It was in fact the union’s ban on the use of rack-a-rock explosive for health reasons, one union member’s violation of that ban and the employers’ support of that man, which led to the strike. At the strike meeting, “One member…remarked that three months’ rest from work would be beneficial to the rockchoppers, and would give them an opportunity of purifying their lungs” [SMH 22Oct08]. The industrial court lost no time in bringing down the full force of the new Industrial Disputes Act against the strikers. John Ryan, the union secretary, and three other union leaders were prosecuted for instigating a strike. Summonses were prepared for 188 other workers.
But workers who could expect to die in their thirties of silicosis had little fear of prison. The courtroom was packed with union members and supporters as Ryan’s case was called. They applauded when Ryan declared his full support of the strike; the judge threatened to clear the court. Ryan was found guilty and sentenced to £30 fine or six weeks imprisonment. He immediately announced his refusal to pay the fine.
Holland, writing in the ISRA, reported that on hearing the sentence, “from the midst of the crowd came the call ‘Three cheers for Ryan’, and the crowd rose to a man, and made the rotten old courthouse ring and ring again – “one of the most disorderly scenes ever seen in a courtroom in this State” wailed a daily paper. Then they hooted the judge, “You’ll have to send 500 of us after him,” they told the man on the bench. The judge went ghastly white, but preserved a discrete silence. Men swarmed over the seats, refused to take their hats off, and poured into the aisle to shake the secretary by the hand, and to tell him to watch for their coming. …
“Then the crowd adjourned to Chancery Square, and once more broke the law by holding a meeting, Wade and his law and his courts being denounced without equivocation. Grenville, Holland, Scott Bennett, and Tennant were the speakers” [Grenville and Tennant were Rockchoppers Union leaders, Holland and Scott Bennett leaders of the International Socialists]. Afterwards a procession marched to Darlinghurst Jail and cheered and cheered again for the man inside.”
When proceedings against the remaining unionists continued the next day, the crowd was prevented from entering the court by hundreds of police. Against there were huge crowds who cheered as they accompanied the convicted men to jail. “The Rockchoppers have resolved – and rightly resolved – that no pick shall swing and no rockchopping be done in any sewer until the gates swing open to free the men now imprisoned.”
Over the following week a series of spirited meetings were held in solidarity with the imprisoned Rockchoppers and in denunciation of the Industrial Disputes Act, addressed by Rockchoppers union executives, the Coal Lumpers, Tramway workers and others who had recently taken union action, as well as the Women’s division of the International Socialists. Messages of support were received from the Combined Unions at Broken Hill. They succeeded in winning some support from the Sydney Labor Council.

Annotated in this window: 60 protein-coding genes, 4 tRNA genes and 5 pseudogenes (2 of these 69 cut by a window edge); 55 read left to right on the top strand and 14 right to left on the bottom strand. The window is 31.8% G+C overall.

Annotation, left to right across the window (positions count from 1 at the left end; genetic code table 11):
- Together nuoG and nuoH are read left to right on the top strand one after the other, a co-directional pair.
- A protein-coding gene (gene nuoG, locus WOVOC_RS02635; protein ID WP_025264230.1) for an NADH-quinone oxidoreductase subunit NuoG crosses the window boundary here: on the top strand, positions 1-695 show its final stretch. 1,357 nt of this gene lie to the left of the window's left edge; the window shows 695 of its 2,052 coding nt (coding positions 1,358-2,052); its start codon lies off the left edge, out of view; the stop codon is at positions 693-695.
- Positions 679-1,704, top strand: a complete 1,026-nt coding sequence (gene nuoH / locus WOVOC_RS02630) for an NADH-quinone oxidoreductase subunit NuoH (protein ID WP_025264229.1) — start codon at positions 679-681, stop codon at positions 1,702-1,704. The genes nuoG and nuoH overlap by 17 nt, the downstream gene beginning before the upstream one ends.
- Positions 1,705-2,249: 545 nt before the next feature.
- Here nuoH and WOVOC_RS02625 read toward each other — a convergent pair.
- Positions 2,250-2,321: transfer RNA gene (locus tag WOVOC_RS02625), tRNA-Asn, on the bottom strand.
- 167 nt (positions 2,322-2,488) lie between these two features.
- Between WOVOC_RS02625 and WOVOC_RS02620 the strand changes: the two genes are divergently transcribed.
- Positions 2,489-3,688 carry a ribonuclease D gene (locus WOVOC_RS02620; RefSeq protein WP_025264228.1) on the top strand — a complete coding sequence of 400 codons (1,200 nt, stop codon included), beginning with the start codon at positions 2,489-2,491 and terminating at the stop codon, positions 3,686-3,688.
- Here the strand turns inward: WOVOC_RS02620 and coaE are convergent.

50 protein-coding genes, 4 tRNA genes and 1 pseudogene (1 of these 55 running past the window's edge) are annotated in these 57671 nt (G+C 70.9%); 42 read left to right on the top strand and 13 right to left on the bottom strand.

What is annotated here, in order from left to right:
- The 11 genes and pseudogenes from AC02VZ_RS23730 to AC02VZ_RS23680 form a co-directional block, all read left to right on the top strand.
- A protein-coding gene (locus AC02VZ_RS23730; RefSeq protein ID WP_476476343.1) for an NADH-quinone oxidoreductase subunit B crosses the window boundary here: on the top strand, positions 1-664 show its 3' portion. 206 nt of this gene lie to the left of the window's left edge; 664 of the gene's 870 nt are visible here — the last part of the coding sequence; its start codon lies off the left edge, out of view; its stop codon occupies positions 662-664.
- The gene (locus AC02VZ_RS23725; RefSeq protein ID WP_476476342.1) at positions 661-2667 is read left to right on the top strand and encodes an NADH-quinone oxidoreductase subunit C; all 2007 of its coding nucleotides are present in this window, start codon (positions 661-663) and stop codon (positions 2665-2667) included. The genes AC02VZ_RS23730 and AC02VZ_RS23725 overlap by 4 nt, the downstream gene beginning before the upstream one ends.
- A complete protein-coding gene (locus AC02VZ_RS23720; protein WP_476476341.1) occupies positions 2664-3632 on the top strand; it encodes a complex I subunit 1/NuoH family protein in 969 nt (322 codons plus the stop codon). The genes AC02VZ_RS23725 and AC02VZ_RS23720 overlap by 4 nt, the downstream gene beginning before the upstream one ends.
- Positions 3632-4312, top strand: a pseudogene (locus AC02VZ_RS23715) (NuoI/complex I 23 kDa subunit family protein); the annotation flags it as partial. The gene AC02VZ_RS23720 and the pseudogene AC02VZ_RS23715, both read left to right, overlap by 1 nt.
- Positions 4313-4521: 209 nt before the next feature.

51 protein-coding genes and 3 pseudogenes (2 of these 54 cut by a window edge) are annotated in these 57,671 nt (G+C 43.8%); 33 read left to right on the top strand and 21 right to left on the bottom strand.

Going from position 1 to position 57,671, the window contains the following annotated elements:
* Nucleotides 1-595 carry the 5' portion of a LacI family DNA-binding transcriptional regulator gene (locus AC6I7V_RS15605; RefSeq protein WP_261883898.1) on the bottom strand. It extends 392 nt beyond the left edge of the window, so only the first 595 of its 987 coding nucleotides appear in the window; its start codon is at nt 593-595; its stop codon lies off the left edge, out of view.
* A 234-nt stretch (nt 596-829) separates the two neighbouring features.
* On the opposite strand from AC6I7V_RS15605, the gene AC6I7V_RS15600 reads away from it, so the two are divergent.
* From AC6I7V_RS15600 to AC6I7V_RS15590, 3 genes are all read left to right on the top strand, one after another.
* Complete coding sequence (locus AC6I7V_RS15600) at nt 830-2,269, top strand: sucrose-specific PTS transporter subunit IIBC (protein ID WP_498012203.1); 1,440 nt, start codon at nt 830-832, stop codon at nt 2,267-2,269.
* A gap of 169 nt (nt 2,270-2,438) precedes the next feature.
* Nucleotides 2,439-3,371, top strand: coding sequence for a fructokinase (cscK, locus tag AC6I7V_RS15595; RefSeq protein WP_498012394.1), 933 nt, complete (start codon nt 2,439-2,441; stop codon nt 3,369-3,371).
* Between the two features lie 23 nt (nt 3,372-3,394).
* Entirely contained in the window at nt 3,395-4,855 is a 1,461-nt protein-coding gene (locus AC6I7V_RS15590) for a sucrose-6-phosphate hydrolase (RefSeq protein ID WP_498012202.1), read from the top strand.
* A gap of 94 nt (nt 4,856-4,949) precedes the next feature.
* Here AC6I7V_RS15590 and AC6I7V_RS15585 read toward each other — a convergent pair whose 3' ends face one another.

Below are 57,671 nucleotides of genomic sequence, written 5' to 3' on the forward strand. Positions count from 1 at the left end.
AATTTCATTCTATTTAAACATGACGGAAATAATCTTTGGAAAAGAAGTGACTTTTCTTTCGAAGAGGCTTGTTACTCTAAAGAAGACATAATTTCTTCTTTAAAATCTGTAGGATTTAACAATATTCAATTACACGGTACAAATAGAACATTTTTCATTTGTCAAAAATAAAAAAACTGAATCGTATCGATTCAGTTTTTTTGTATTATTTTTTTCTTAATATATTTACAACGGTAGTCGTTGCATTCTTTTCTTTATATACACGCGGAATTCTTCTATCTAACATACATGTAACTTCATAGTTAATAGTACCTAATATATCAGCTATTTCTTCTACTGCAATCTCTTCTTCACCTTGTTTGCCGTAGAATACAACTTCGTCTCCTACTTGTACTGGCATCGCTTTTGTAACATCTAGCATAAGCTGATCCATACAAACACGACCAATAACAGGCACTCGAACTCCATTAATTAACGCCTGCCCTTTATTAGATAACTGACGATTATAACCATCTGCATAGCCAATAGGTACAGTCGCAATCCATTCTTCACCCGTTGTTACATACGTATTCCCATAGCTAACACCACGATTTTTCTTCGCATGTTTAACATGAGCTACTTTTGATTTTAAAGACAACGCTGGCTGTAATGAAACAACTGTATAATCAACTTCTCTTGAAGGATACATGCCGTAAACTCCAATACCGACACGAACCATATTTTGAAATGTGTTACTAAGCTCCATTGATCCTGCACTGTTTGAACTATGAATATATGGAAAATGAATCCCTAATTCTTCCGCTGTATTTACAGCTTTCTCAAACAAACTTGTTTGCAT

The imprisoned strikers were released within days, after the contractors paid their fines. Labor Party leader Fred Flowers intervened to ‘settle’ the dispute by imposing a two-year no-strike pledge on the union; the Labor Council attempted to get the union to hand it over to an ‘independent’ board for adjudication. William Holman, Labor Party Member of the Legislative Assembly, was shouted down by angry workers when he attempted to address one of the meetings. He had earlier denounced the strike, saying “the whole trouble is due to two or three men belonging to the IWW.”
None of these attempts to blunt the impact of the strike were any more successful than the legal proceedings in bringing an end to the strike. The Rockchoppers held firm. Other than the scab at the centre of the dispute, not a single strike-breaker could be found. On being freed from jail, Ryan rejected any form of no-strike pledge, telling the Sydney Morning Herald, “There might be a general upheaval at any moment, and the Rockchoppers were going to hold themselves free to join in the fight against Wade’s Act”. A settlement was finally agreed by the union members, which included a six-hour working day on account of the injurious nature of the work, and their safety practices to be respected. But when they returned to the job and found the scab still working, they walked out again, until he resigned.
It was the most comprehensive victory any union of workers had ever won in the state, and fully vindicated the strategy, advocated by Holland and the International Socialists, of mobilising the economic power of the workers, scandalising the brutality of the employers far and wide, and appealing for solidarity from other workers. The Rockchoppers had proved that, provided that they could maintain union under fire and win the support of other workers, even a relatively small group of workers could overcome the Industrial Disputes Act and defeat the power of the state. And this, on the eve of the planned assault at Broken Hill, was the most worrying aspect from the point of view of the Wade government and its wealthy backers.
For the rulers had no intention of backing off their assault on Broken Hill. Just as the Rockchoppers dispute was ending, the Sydney Morning Herald reported that 50 extra police had been despatched to Broken Hill by the Wade government, and a further 200 were being made ready.